Eric: 08:49 So I have another question for either of you. Where does the responsibility lie? Does it lie with the investor? Does it lie with the regulators? Or does it lie with the company collecting that data? Or all three for that matter?

Pablo: 09:07 Yeah, I don’t think there’s a single culprit for this, or a single stakeholder who should bear all of the responsibility on this. I agree with what you said. I think it’s a joint [inaudible 00:09:21], it’s a shared responsibility of everybody who plays a role in this sector. It’s a shared responsibility among the regulators, yes, but also the institutions themselves, and certainly the investors and the donors that are supporting all of the development that are happening currently in the fintech sector.

Pablo: 09:45 And that is why we thought this topic was so relevant, and that was, that is our main purpose with putting this paper out there and publishing this paper. And also sort of the PR that we’re doing around this paper is precisely because of that, because we do feel that, yes, the new fintech sector is growing tremendously. And a lot of the tools that the fintech companies are bringing to the market are wonderful and they’re helping to solve a lot of the challenges that we had with sort of traveling that last mile to reach the most under served customers. Yes, all of that is true.

Pablo: 10:26 But in this hype, I think we are forgetting to be cautious and we are forgetting that, also with all of these new opportunities come new and additional risks that were not present in traditional financial services. And some of these risk are the ones that the paper that Patrick wrote highlight. And with these risks, we just wanna make sure that the, that investors and regulators everywhere are aware of these risk and are doing something to address these risk in the companies that they’re engaging with and supporting.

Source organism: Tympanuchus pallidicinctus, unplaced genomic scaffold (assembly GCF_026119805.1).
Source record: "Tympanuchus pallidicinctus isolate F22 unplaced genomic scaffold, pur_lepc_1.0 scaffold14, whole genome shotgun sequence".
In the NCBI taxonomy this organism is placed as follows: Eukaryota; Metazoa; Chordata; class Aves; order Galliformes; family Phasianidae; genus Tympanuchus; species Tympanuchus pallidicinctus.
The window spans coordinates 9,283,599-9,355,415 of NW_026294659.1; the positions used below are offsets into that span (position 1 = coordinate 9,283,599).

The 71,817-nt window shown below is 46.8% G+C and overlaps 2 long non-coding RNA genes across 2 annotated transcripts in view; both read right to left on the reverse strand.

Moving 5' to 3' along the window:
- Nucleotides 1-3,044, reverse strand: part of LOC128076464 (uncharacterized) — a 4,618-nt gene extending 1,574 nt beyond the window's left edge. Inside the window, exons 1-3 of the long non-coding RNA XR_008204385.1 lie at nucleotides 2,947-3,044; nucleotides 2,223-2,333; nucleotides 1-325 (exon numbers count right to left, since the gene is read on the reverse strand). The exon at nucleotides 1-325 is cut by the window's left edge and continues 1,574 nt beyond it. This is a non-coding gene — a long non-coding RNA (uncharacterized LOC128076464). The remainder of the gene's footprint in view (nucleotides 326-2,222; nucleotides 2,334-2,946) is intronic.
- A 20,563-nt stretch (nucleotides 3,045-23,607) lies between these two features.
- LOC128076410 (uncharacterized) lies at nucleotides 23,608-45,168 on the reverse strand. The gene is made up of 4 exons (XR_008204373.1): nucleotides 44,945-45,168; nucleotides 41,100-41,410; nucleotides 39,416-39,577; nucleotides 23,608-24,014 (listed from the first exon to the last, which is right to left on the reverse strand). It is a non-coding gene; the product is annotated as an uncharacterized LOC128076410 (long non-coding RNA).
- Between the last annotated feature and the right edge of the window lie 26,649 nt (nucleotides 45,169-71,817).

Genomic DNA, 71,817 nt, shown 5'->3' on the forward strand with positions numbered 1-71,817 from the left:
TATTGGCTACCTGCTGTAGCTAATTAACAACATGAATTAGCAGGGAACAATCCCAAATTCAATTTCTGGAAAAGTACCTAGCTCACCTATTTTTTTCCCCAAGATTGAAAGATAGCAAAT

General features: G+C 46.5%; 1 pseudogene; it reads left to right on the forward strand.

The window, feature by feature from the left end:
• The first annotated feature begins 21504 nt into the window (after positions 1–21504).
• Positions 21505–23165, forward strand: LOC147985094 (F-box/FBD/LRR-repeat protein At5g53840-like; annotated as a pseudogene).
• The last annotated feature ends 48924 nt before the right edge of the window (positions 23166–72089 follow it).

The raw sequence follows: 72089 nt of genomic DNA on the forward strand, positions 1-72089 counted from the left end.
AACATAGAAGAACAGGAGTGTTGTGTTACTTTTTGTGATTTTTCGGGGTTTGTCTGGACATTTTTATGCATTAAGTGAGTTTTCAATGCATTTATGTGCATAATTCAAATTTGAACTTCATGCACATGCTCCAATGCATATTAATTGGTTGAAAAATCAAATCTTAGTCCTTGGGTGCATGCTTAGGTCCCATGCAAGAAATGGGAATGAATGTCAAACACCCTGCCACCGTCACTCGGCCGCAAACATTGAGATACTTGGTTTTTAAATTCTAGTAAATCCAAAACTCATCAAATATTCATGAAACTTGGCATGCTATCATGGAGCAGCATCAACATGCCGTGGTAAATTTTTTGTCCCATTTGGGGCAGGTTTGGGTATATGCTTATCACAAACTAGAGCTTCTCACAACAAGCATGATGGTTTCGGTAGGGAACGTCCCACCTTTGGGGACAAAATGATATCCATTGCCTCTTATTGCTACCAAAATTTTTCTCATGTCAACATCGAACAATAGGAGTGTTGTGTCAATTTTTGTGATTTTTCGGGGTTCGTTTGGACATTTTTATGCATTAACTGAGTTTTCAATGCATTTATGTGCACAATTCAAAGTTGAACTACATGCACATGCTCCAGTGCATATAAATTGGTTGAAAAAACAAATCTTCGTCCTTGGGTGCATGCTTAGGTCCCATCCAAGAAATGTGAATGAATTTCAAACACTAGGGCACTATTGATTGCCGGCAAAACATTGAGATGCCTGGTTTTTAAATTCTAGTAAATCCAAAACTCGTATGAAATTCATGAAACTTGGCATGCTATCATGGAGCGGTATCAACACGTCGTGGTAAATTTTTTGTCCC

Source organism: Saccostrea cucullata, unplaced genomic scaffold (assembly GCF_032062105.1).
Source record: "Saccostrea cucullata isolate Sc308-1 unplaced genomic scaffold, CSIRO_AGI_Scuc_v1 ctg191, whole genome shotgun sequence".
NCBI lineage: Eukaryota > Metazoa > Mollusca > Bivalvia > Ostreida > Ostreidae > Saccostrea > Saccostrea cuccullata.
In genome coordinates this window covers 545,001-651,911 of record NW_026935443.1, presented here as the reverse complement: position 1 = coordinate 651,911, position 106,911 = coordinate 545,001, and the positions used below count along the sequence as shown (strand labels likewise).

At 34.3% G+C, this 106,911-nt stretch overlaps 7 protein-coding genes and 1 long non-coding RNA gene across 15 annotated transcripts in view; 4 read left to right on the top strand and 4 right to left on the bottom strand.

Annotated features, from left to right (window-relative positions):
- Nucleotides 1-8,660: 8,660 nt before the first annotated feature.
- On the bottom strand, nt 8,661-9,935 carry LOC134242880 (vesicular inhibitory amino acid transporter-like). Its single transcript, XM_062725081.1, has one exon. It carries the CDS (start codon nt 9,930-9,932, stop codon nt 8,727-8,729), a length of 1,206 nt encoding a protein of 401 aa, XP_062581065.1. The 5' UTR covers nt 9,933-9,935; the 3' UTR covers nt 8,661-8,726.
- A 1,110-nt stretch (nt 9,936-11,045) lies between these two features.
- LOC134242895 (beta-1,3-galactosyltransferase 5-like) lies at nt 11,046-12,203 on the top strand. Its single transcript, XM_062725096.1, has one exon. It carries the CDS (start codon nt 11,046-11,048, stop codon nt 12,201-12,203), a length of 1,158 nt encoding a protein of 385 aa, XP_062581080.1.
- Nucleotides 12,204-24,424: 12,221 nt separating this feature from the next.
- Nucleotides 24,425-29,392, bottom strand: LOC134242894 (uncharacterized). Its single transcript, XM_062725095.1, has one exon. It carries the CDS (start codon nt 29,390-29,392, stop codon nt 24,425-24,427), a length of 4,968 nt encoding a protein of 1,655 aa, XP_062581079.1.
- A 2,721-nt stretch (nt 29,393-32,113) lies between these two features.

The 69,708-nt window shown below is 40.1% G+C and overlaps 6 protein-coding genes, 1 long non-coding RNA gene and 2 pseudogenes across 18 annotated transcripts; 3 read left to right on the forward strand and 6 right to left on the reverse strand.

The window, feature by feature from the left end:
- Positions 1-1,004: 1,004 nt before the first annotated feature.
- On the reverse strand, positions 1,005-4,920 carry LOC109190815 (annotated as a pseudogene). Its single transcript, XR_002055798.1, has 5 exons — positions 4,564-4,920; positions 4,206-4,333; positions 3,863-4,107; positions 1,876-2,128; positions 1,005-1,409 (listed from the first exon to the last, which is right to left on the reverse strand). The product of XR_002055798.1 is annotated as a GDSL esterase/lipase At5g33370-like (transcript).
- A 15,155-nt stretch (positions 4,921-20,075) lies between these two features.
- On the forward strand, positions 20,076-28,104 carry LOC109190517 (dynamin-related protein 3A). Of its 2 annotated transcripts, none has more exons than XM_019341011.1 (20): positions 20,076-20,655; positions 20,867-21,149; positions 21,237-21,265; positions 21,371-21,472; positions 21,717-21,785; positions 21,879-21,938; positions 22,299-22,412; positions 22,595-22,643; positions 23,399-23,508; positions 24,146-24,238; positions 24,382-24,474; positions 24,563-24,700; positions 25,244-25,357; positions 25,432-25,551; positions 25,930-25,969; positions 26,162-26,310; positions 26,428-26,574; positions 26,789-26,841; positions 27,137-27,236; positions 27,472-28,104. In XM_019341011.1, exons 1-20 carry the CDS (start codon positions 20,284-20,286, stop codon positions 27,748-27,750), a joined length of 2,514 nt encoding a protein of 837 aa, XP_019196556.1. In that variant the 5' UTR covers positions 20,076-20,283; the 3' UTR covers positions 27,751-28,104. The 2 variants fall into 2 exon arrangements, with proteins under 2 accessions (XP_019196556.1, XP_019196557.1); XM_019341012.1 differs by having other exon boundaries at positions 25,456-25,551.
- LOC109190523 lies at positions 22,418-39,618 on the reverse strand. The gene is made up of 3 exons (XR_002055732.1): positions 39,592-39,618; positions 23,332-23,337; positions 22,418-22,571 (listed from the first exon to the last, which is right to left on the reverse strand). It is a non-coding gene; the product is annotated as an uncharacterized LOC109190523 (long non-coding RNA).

Patrick: 11:08 Yeah, I just wanna add very briefly to what Pablo was saying, and I liked one of the words you use, and that was opportunities. Think back to cars. Certainly, it took a massive regulatory move to improve the safety of automobiles such that most auto accidents are survivable these days, to the point where it actually turns out that safety is a sellable feature that many manufacturers tout when they’re selling their vehicles. And in fact, many consumers will only go to vehicles with a certain rating in crash tests. We see this not simply for the risks, which are very, very important. I mean if we get this wrong, we risk [inaudible 00:11:49] generation being excluded from the global financial infrastructure. And that would be a tragedy.

Patrick: 11:57 But if we get it right, then this can be something that can be a real differentiator between these companies. So I think it’s, I think there’s a part to play here from regulators, from donors, from investors, and from the companies themselves.

Eric: 12:11 You bring up a great point, and it’s interesting, where the entire idea here is to address the excluded. But with these potential data breaches and maybe the lack of security on the back end, we’re potentially excluding more. And so as you address regulation, one of the things, and it’s gonna steer my next question, in the US we probably have some of the highest regulation around the financial services industry mainly, or most likely because we have longevity and we’ve really dove into the industry. And sometimes that regulation can stifle some of the newer businesses that are coming to play. Most recently I think there’s been a new government regulatory body to look at fintech regulation.

Eric: 13:00 I know this report addresses a global population. Are you seeing that kind of governmental regulatory governance occur in other countries around the world as it is starting in the US? And is it enough even with what you’ve seen in the US?

Patrick: 13:17 I wanna note that this section is growing and evolving so quickly. We all know that it’s very difficult for regulators to keep up with industry. So I wanna make clear that I’m not pushing that the solution should necessarily be solely regulatory. That said, when we look in the US market, in this study we do find a number of firms that have problems. And just as sort of specific examples, we saw firms that were using encryption algorithms that have long been known to be weak, and long been essentially bad practice. We saw, in some cases, privacy policies that didn’t match the data that was being taken. And so US companies in general seems to do better in terms of having readable privacy policies, but they were often making the same mistakes the international ones were.